by J Scott Christianson, Columbia Daily Tribune Columnist
Since the end of the legislative session, more Missourians have been questioning the wisdom of the term-limits law that was passed in 1992. Back then, term limits were heralded as the way to make elections competitive and give those who wanted to run for office a fighting chance against entrenched politicians.
But while term limits have done little to reduce the advantages of incumbency – dislodging an incumbent is just as hard and more expensive than it ever was – they have succeeded in increasing the power of capital city lobbyists. Politicians, citizen groups and newspapers across Missouri are starting to ask whether term limits are delivering on their promise or not.
Any re-examination of our experiment with term limits is bound to draw the attention of the Washington, D.C.-based U.S. Term Limits organization. Last week, Jeremy Johnson, the U.S. Term Limits director of state government affairs, said in a St. Louis Post-Dispatch article that he was “prepared to run TV and radio ads and ‘do whatever it takes’ to keep Missouri’s legislative term limits in place.”
Claiming to be “one of the largest grass-roots movements in American history,” this organization goes from state to state testifying, lobbying and pontificating about the great benefits of term limits. U.S. Term Limits, however, has no interest in leveling the political playing field by supporting public financing of elections, free media time for candidates or any other type of campaign finance reform that would actually reduce the advantages of incumbency. In fact, their main goal seems to be to make sure that races for the General Assembly are based on one criterion: Money. Or, special interest money, to be exact.
You see, U.S. Term Limits is not the grass-roots organization that it makes itself out to be. It is yet another “Astroturf” organization funded almost entirely by billionaire Howie Rich, a real estate tycoon from New York who has been trying to get states to enact his radical ideas for property rights, education spending and state funding for the past 20 years or so.
When he first started proposing his radical ideas to state legislatures, Rich had a hard time getting anyone to listen to his hired lobbyists about how states needed to change their governments to suit Rich’s sensibilities. Instead of reconsidering the wisdom of his proposals, it seems that Rich set about crafting a strategy to get rid of those legislators and get new people in place – people who would listen to and learn to trust his lobbyists and enact his ideas. Pressing first for term limits and then for his other proposals allowed Rich to ensure that there would be a continuous stream of politicians who would need funding, advice and patriotic-sounding initiatives to propose to their constituents.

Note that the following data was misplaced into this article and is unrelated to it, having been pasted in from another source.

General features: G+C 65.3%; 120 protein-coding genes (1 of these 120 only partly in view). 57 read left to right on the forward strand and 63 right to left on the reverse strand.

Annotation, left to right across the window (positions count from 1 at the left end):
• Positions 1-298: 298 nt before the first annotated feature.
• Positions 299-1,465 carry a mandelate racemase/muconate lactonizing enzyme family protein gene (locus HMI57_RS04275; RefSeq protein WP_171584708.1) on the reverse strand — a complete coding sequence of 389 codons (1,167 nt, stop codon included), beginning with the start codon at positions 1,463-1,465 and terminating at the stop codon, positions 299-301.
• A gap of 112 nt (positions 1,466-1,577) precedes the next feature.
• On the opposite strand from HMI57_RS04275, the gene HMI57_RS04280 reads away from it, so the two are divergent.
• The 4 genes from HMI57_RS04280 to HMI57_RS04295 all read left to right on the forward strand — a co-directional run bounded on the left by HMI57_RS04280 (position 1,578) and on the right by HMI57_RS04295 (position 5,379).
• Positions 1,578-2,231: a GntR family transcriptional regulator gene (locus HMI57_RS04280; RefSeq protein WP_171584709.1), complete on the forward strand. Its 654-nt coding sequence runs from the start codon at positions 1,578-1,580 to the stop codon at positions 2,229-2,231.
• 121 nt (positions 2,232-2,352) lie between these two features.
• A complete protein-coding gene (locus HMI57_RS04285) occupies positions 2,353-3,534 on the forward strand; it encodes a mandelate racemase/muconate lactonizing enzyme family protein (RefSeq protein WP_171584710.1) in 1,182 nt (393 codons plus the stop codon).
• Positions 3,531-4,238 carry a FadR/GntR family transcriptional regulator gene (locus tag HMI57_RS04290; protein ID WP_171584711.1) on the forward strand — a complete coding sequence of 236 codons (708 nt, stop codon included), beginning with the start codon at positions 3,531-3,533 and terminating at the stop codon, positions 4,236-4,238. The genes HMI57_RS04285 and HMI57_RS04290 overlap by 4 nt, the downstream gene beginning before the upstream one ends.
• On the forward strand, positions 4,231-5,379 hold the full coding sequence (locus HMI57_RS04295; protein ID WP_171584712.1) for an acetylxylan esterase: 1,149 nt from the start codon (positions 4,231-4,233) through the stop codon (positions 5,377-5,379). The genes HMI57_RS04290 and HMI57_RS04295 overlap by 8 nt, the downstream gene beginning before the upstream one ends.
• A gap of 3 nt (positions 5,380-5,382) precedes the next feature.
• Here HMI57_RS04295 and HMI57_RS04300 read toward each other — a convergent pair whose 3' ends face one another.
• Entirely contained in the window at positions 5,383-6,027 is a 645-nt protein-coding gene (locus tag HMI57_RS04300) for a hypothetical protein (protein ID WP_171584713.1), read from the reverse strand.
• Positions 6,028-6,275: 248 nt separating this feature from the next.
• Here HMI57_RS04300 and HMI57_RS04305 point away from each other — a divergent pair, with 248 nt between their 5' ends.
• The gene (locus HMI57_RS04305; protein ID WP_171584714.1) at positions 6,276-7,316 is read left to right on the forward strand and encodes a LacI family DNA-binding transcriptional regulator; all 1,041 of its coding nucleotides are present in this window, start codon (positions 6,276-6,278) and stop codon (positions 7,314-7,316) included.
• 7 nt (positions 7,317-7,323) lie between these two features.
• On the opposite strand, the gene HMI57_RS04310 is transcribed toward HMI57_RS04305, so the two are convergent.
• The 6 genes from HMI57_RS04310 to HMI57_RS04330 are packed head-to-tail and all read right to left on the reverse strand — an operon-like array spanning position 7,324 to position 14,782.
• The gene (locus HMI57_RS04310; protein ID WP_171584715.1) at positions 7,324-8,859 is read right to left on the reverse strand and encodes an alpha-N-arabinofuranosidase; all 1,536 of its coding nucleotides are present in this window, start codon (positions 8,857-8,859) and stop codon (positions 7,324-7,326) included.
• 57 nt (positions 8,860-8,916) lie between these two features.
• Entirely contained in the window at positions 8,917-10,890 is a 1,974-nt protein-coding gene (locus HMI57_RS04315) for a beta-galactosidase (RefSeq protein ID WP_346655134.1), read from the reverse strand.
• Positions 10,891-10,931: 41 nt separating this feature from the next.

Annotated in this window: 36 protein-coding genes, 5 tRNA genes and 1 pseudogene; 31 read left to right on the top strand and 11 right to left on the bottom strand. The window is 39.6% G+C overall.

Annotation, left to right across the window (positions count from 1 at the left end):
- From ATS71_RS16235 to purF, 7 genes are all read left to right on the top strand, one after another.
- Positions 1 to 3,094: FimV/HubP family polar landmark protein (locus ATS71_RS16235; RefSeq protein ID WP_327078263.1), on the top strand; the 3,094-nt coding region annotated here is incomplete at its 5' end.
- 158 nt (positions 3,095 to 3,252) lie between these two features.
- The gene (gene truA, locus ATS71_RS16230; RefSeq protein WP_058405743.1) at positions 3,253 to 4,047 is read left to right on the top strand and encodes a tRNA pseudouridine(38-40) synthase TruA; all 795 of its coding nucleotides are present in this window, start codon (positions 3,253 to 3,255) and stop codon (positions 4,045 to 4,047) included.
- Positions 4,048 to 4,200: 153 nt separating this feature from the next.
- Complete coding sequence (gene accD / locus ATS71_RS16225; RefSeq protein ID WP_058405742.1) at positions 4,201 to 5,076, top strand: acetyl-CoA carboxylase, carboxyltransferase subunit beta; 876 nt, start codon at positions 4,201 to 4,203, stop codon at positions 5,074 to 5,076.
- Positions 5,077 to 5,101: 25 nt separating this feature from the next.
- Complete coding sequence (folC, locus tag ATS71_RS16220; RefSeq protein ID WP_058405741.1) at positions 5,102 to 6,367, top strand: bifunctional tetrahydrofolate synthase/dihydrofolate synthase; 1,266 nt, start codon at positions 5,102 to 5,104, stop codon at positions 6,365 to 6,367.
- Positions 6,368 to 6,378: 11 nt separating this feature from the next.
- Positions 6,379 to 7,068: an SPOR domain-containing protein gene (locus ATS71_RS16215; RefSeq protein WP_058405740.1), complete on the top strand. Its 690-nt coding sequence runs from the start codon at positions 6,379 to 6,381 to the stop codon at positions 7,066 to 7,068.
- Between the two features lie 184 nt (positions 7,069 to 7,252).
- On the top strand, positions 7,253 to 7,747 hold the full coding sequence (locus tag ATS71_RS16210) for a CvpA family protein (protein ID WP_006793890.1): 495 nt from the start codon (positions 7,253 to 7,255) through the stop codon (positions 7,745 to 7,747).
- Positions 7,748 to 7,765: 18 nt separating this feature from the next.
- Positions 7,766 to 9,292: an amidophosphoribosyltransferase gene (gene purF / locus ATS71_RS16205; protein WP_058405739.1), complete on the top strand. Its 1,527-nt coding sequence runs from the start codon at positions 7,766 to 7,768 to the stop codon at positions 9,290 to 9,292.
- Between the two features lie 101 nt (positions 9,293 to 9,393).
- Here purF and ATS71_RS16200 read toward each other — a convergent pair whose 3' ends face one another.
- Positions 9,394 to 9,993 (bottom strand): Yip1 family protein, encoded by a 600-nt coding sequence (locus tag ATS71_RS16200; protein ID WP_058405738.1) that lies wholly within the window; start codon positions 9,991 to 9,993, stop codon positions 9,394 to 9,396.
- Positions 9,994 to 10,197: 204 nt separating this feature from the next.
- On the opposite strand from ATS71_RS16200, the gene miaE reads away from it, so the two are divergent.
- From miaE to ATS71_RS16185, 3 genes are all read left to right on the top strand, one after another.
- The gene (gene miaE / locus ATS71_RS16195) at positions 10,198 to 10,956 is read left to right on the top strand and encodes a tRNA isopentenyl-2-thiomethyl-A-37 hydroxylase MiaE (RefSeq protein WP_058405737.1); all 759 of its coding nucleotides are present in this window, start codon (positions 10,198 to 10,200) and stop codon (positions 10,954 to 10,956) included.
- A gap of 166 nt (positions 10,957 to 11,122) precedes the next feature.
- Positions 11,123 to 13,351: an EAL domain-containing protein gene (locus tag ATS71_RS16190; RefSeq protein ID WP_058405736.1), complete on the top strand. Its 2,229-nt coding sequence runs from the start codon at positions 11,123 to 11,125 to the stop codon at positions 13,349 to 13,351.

This strategy has largely worked. In 2006, Rich was able to get nearly 35 ballot measures before voters in states all over the nation.
There still seems to be a problem, however. Despite spending nearly $15 million of his New York money to influence how people live in some 14 other states, only one of the ballot initiatives passed. Perhaps the voters in those states are not as gullible as Howie thinks they are.
The team from U.S. Term Limits has to be admired for their boldness. They publicly claim they are fighting against the influence of special interests while actually paving the way for Rich’s interest groups to gain more influence. For example, Johnson wrote an opinion piece in the April 10 Tribune saying that term limits are “loosening the grip of special interests” in Jefferson City.
Really? Most observers in Jefferson City are seeing the opposite effect. On last week’s local “Views Of the News” radio program, MissouriNet News Director Bob Priddy observed: “Since term limits came in, I have seen repeatedly, more and more, where members of the Senate … stand up and debate, and one is looking to the other and says, ‘Has so and so out in the hallway approved this amendment?’ Or someone gets up and says, ‘I’ve got this organization and this organization to agree to this bill.’ This is becoming more and more pervasive. … The lobbyists in our Capitol building” today “have far more power and have far more influence over people who have a limited amount of time when they come here to get something done.
Like most “Astroturf” organizations, U.S. Term Limits rarely gets exposed for the fraud that it is. The Post-Dispatch, Kansas City Star and even this venerable newspaper regularly quote spokesmen from this group on the term-limits issue without making mention of who is funding the organization or questioning its interest in Missouri politics. I fail to understand why they are a credible source for any reporter.
If we are going to have a serious debate here in Missouri about the effects and efficacy of term limits and how we should best reform our electoral process, then we need to tell Rich to either move to Missouri or stay the heck out of our lives.